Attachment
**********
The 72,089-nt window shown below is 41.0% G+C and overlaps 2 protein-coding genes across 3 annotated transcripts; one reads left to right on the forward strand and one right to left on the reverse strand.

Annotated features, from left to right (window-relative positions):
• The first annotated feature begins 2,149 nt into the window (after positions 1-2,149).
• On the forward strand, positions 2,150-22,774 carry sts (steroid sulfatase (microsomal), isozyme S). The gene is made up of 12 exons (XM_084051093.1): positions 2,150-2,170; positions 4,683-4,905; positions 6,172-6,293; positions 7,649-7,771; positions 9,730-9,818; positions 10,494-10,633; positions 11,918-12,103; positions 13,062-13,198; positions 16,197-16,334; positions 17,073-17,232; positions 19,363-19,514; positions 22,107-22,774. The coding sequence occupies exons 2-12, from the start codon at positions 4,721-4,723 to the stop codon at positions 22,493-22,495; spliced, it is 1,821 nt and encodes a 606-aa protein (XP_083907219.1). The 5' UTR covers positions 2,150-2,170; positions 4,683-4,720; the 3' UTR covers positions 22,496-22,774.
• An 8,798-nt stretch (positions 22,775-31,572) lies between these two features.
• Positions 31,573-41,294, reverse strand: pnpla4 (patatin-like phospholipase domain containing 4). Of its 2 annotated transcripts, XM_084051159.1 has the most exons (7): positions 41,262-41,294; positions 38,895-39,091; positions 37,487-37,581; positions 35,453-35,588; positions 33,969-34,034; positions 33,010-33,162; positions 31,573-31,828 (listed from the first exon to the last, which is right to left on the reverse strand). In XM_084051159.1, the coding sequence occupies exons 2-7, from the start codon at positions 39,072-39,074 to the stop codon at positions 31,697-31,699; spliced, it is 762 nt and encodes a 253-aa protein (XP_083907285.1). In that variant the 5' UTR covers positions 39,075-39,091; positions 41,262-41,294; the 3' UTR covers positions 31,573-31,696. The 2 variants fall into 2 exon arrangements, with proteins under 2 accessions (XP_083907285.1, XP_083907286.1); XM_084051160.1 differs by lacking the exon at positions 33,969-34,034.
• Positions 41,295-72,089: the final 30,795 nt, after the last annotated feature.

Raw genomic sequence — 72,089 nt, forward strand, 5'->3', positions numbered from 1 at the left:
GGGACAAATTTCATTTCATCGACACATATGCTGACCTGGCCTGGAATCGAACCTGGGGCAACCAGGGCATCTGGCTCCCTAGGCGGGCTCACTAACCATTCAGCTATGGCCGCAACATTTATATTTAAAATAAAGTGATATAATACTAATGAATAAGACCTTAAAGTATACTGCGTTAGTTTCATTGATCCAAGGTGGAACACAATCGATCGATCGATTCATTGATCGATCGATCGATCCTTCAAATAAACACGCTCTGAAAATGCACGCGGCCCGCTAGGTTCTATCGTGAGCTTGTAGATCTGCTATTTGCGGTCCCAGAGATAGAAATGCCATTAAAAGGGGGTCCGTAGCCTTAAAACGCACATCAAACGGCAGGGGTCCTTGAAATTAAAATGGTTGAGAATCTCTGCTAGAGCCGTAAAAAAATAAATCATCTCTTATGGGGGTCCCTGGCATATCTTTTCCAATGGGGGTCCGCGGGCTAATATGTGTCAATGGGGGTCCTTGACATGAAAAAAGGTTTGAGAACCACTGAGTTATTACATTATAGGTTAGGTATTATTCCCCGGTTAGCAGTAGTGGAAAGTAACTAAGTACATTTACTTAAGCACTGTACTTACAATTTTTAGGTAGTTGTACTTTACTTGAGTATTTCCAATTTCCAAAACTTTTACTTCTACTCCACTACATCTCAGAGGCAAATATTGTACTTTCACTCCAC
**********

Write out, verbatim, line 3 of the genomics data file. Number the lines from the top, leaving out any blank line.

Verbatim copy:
• The first annotated feature begins 2,149 nt into the window (after positions 1-2,149).